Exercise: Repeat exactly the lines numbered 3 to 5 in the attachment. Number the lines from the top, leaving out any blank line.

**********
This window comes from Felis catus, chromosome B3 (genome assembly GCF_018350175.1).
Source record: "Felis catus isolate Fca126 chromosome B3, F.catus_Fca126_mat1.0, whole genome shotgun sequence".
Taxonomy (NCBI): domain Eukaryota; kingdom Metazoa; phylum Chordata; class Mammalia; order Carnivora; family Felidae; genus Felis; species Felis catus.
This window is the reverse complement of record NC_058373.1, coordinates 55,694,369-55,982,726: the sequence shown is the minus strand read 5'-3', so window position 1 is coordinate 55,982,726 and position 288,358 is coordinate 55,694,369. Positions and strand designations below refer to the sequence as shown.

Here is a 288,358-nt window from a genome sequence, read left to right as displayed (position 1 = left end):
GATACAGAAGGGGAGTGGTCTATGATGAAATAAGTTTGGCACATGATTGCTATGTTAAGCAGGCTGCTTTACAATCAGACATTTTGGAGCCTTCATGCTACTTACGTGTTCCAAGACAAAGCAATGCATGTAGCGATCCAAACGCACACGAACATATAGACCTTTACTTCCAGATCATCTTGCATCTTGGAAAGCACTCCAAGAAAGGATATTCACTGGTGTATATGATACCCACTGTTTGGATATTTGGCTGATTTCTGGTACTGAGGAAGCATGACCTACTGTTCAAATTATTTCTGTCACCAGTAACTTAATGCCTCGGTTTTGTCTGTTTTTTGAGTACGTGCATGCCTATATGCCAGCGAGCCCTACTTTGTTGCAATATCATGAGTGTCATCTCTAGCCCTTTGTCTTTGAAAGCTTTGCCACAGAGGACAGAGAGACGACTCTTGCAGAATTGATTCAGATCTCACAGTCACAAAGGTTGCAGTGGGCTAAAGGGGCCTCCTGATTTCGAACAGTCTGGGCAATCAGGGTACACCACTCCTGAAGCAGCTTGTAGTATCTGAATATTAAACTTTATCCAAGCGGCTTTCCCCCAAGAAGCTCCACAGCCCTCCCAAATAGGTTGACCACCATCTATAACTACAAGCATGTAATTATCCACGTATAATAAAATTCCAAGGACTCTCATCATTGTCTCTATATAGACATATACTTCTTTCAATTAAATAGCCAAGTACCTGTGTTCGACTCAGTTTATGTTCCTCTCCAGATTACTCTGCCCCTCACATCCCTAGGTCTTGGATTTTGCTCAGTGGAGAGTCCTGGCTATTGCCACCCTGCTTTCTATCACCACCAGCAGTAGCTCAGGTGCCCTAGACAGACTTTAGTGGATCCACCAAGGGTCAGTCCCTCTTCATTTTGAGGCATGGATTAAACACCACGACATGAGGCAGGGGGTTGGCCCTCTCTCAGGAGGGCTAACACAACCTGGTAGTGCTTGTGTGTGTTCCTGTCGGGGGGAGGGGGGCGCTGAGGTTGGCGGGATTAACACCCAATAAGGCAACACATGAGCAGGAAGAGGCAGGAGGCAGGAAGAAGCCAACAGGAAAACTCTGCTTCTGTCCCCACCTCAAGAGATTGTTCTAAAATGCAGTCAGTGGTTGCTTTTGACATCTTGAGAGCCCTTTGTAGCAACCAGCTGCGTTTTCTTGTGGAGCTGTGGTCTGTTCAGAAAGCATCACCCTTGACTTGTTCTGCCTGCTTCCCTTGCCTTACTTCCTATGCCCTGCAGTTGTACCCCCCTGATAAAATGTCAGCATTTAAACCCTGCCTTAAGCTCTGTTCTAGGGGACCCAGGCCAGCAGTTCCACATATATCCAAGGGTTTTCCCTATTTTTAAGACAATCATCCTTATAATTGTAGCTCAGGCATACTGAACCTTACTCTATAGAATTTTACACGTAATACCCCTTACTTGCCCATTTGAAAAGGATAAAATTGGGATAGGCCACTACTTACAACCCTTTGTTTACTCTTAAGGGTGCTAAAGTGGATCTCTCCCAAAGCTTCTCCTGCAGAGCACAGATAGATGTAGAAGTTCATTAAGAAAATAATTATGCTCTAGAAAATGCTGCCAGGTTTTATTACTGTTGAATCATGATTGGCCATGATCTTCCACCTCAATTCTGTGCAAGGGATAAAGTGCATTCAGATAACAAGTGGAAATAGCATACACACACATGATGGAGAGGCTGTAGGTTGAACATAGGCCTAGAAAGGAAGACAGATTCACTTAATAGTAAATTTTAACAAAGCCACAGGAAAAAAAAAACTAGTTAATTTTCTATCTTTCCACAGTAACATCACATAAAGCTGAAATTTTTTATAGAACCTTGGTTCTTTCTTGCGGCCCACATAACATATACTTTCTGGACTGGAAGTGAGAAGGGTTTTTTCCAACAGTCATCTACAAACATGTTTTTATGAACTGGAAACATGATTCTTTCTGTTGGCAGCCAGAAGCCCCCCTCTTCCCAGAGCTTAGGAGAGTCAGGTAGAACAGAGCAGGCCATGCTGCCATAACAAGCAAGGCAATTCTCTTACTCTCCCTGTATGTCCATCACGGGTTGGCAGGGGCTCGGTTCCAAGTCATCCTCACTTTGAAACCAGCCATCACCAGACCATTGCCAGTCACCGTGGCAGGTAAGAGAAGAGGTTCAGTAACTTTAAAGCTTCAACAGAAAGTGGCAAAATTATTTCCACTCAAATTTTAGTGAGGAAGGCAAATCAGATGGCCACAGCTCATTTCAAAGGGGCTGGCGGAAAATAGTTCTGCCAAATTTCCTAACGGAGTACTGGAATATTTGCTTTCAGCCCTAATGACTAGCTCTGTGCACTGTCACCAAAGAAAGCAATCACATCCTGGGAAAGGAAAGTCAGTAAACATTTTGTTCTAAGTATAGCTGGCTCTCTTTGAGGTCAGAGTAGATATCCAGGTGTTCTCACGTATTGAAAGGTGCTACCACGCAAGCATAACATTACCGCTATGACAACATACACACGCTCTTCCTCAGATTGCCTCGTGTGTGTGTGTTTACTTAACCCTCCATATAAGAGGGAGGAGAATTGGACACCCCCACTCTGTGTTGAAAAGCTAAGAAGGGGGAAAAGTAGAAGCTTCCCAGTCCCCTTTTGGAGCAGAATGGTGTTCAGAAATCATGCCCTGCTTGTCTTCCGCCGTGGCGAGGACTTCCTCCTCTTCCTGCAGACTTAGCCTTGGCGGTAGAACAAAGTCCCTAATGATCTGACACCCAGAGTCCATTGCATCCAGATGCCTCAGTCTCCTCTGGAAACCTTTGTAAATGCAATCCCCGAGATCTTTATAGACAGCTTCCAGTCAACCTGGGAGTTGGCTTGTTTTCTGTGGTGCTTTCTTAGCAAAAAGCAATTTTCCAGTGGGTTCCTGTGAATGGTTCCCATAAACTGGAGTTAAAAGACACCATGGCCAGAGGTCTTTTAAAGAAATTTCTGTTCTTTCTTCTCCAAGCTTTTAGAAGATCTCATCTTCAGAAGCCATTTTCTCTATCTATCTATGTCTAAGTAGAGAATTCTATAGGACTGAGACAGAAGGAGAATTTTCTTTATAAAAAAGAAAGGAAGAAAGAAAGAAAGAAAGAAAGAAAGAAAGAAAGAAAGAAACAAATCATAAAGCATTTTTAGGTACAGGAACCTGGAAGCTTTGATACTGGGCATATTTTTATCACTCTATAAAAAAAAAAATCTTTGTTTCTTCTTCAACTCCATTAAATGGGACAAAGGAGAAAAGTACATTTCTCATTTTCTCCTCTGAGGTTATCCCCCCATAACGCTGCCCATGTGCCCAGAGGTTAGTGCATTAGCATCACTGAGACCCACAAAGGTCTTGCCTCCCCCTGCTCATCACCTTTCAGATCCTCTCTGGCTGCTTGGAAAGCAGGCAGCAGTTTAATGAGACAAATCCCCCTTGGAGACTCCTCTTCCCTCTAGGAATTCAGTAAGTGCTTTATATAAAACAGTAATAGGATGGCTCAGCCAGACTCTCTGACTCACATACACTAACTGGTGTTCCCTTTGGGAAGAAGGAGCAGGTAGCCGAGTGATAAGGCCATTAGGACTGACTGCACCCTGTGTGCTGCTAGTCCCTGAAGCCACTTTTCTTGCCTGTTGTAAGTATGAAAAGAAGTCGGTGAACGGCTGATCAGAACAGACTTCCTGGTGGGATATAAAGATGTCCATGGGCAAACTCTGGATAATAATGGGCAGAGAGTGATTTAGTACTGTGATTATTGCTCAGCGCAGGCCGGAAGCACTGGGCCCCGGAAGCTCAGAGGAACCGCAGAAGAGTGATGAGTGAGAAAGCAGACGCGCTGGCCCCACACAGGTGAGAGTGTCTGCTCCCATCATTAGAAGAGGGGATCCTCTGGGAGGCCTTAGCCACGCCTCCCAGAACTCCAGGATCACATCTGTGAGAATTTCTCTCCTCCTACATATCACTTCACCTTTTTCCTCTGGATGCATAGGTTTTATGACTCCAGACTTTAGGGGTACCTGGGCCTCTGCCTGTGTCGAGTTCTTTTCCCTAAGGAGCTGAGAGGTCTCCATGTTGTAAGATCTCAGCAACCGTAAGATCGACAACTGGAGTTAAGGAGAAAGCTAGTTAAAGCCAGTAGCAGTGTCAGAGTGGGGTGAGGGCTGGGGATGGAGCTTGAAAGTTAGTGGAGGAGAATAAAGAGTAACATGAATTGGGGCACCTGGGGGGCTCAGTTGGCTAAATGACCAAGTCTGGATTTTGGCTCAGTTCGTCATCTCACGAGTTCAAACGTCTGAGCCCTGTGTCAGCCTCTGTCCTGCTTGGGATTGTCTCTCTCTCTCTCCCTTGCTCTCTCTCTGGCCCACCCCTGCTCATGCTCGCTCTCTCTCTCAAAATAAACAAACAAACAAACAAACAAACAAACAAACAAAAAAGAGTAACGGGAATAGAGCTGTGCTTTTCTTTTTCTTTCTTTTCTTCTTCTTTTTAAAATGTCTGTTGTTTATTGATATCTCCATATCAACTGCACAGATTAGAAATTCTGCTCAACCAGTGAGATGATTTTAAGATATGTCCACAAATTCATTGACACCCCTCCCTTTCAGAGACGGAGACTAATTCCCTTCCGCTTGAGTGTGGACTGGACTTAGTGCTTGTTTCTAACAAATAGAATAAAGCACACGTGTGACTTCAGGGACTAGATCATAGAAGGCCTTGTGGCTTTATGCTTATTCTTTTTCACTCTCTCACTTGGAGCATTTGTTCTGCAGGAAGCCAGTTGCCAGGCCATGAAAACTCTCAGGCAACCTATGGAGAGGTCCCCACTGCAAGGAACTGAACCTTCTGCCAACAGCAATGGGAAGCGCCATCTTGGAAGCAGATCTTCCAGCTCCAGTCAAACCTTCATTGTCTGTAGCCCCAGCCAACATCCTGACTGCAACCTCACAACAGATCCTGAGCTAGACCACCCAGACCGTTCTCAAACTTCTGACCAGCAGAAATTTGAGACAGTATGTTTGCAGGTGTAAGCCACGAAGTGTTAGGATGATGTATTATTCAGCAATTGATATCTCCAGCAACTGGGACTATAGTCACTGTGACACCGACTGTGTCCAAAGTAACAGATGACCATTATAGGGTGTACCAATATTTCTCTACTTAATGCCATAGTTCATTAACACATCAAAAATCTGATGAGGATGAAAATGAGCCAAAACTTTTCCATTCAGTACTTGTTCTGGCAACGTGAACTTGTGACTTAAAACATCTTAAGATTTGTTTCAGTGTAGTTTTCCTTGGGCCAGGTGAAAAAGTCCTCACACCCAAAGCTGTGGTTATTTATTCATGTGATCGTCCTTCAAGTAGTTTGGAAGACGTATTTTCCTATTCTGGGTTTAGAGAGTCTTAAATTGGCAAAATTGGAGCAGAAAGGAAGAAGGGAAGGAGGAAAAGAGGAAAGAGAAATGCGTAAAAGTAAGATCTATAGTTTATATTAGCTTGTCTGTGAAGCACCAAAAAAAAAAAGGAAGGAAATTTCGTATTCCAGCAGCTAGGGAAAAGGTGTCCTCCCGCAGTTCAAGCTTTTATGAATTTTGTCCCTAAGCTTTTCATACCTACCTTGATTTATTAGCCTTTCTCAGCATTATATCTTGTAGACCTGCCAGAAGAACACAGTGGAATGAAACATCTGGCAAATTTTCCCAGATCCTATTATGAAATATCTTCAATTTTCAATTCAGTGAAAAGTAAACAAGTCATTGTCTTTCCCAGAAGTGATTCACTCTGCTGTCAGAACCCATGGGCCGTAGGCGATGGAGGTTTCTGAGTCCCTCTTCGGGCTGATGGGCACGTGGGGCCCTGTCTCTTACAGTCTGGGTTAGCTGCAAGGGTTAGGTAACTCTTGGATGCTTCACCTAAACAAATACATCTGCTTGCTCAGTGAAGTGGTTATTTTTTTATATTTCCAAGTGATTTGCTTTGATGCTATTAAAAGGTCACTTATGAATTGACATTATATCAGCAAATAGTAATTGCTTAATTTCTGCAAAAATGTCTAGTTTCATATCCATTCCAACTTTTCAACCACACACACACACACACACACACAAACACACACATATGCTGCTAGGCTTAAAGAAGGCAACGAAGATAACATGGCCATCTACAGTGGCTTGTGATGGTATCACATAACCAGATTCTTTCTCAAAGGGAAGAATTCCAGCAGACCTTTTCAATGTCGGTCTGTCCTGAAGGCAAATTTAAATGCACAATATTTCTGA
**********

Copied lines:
Taxonomy (NCBI): domain Eukaryota; kingdom Metazoa; phylum Chordata; class Mammalia; order Carnivora; family Felidae; genus Felis; species Felis catus.
This window is the reverse complement of record NC_058373.1, coordinates 55,694,369-55,982,726: the sequence shown is the minus strand read 5'-3', so window position 1 is coordinate 55,982,726 and position 288,358 is coordinate 55,694,369. Positions and strand designations below refer to the sequence as shown.

Here is a 288,358-nt window from a genome sequence, read left to right as displayed (position 1 = left end):